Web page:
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Reviewed by:
  • Shamanic Worlds of Korea and Northeast Asia
  • Peter Knecht
Shamanic Worlds of Korea and Northeast Asia. Korean Studies Series No. 45. By Daniel A. Kister, Paju: Jimoondang, 2010, xviii + 324p.

By training Kister is a specialist in comparative literature who taught for many years in Korea, where he became attracted to the worlds and rituals of shamans. The present volume, a collection of revised articles published in various places since the late 1980s, is a document to his empathetic interest and his ability for perspicuous observation and imaginative interpretation. The collection is a comparative study in a double sense: 1) rituals (kut) of Korean shamans are compared with shamanic rituals in other areas of East Asia so as to highlight the specific nature of these rituals, but especially that of kut; 2) in the analysis of the rituals insights from other fields such as folklore and anthropology are applied, but the main inspiration comes from theater theory, especially the theory of Absurdist Theater.

Differing from the approach of many students of shamanic rituals, Kister does not concentrate on the state of mind of the shaman performing a rite. Instead, he sets his eyes on the audience, in particular on the participants for whom a rite is performed and their response to the shaman’s actions. In other words, he relies on what can actually be observed by a non-involved person like a researcher, rather than on explanations of the action elicited either from a shaman or from an involved participant. From this standpoint, the question of whether or not the shaman acts in a state of trance is not of primary interest. More important are the questions of how the participants become involved in a ritual, what it means, and what it is expected to do for them. Kister suggests that a researcher’s empathy for the people involved is of advantage for the understanding of what is happening. With this attitude he focuses his discussion on a rite’s observable elements that can and need to be taken into account when trying to understand what a ritual may mean for its participants. First, he says, one needs to observe the action of a rite so as to grasp its form and structure. This is to say, the observer has to pay attention to a rite’s theatrical aspects, such as gestures. Second, one needs to know what the ritual action means in view of the people’s beliefs about gods or spirits and their actions. And third, one has to pay attention to how participants react in ratifying the beliefs as relevant for their personal situation. This is the ritual’s dramatic [End Page 157] aspect which yields a cathartic effect on the part of the participant and prompts the person to recognize the nature of the problem for whose solution the rite is held. It encourages a change of mind which frees the person from the anxieties that are the reason for the ritual.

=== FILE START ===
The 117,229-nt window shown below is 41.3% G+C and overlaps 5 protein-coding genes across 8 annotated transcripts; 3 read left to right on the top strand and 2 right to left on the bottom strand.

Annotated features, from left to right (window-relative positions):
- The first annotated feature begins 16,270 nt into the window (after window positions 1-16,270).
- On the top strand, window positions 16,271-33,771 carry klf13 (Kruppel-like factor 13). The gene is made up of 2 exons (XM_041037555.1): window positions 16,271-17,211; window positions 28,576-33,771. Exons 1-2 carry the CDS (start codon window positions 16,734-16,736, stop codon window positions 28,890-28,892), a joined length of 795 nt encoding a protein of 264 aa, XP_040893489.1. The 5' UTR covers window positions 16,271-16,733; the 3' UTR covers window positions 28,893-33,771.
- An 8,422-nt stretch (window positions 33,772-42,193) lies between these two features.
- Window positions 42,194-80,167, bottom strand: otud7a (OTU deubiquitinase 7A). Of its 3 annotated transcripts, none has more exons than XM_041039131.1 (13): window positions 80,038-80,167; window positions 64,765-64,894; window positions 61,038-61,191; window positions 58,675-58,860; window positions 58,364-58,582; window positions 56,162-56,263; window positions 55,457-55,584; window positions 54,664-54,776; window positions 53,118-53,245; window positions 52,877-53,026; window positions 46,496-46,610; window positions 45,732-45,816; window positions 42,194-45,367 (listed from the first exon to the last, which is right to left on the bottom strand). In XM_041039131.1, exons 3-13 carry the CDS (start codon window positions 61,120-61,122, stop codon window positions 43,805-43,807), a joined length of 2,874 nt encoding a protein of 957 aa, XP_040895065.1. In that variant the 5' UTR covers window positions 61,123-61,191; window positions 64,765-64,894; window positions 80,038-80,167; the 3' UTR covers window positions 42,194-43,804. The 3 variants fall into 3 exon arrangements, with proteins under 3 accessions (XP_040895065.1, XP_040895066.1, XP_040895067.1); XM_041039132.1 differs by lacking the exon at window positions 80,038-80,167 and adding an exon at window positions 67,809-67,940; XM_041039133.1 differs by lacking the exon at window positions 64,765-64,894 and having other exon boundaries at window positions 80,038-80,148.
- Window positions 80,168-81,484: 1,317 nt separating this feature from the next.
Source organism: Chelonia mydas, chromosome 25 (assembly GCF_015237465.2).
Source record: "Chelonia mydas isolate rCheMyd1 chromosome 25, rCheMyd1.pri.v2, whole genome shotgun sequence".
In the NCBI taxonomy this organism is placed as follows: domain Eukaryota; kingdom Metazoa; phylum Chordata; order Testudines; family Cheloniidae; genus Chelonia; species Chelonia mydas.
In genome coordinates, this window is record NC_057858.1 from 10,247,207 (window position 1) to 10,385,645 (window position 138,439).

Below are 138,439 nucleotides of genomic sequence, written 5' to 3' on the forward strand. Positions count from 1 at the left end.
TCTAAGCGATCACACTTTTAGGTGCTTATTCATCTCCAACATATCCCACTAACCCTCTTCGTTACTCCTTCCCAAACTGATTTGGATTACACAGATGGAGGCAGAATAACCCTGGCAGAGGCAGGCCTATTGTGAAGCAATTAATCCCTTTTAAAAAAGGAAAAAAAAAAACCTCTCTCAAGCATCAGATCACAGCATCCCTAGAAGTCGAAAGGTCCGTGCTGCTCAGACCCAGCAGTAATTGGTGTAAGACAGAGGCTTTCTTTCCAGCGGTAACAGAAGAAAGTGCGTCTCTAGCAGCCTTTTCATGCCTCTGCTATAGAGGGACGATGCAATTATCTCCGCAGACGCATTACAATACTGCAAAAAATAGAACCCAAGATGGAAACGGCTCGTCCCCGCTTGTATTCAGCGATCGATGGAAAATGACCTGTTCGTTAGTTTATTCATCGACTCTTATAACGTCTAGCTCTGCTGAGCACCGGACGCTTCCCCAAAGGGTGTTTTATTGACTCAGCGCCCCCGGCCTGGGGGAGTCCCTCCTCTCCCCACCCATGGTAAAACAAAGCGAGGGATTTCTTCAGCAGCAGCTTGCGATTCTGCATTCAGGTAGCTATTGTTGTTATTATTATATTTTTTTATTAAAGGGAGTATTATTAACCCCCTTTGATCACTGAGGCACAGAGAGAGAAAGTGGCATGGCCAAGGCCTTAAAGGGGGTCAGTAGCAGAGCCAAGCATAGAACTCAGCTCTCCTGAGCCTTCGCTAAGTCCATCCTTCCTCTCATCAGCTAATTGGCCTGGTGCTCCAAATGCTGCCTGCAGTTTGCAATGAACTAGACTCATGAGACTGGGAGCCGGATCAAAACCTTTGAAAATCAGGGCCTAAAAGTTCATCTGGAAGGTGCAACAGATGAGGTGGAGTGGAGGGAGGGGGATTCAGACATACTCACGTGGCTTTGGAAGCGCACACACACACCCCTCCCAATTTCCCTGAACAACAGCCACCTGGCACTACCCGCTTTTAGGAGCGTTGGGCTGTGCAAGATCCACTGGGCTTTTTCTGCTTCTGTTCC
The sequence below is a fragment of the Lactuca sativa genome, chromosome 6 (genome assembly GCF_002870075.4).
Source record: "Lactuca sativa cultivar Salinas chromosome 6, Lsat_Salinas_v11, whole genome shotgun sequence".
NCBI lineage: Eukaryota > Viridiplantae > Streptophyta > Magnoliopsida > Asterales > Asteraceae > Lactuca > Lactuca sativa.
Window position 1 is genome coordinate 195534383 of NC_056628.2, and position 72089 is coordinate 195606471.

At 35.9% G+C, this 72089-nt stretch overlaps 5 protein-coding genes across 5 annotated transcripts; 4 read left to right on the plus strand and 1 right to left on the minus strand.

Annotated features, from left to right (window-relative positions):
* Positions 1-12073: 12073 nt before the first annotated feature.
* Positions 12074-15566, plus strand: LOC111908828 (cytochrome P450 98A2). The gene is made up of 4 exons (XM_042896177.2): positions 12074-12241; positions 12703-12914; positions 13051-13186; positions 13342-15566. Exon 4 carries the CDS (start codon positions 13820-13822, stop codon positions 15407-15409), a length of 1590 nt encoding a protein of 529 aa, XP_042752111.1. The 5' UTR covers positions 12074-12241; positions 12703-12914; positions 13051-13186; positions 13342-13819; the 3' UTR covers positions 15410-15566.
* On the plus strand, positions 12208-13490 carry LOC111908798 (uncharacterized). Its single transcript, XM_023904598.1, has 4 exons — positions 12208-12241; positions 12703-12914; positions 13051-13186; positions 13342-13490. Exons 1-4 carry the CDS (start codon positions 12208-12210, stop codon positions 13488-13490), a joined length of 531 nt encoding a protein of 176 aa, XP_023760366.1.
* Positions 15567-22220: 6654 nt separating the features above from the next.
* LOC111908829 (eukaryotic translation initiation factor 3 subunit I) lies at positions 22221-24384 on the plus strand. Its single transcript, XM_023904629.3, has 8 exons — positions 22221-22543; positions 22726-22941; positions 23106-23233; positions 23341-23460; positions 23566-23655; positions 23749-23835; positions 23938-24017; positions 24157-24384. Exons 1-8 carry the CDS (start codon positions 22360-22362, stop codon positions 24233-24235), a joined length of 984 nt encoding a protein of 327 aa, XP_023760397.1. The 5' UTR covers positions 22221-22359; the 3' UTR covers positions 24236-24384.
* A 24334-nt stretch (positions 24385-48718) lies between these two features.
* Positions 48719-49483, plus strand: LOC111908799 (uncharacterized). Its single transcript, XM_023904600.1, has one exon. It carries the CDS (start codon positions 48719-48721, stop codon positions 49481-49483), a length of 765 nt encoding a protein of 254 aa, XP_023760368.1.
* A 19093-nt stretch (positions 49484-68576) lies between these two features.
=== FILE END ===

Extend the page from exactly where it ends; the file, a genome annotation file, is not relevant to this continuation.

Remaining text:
Kister argues that in a shamanic rite reciprocal movements in two opposite directions can be identified. One is a movement from the gods or spirits to the human, the other is a reversed movement in the opposite direction from a human toward the gods or spirits. In both the shaman functions as mediator, yet Kister’s main concern is not the shaman but the response of the human participant in whose behalf the ritual is held. In the course of the ritual performed in order to be relieved from the influence of an evil power the participant acknowledges that power and his/her own attitude. As a result, the participant can expect the rite to be successful, yet the success is not automatic and not readily identified. It is at first virtual, i.e., it is a possibility in the sense that for it to become a recognized fact depends on how a person individually interprets his/her actual situation. In other words, for a rite to be successful it needs the active cooperation and interaction of the one who has it performed. However, a rite also employs gestures and images that strongly engage the mind of the participants. Kister distinguishes...


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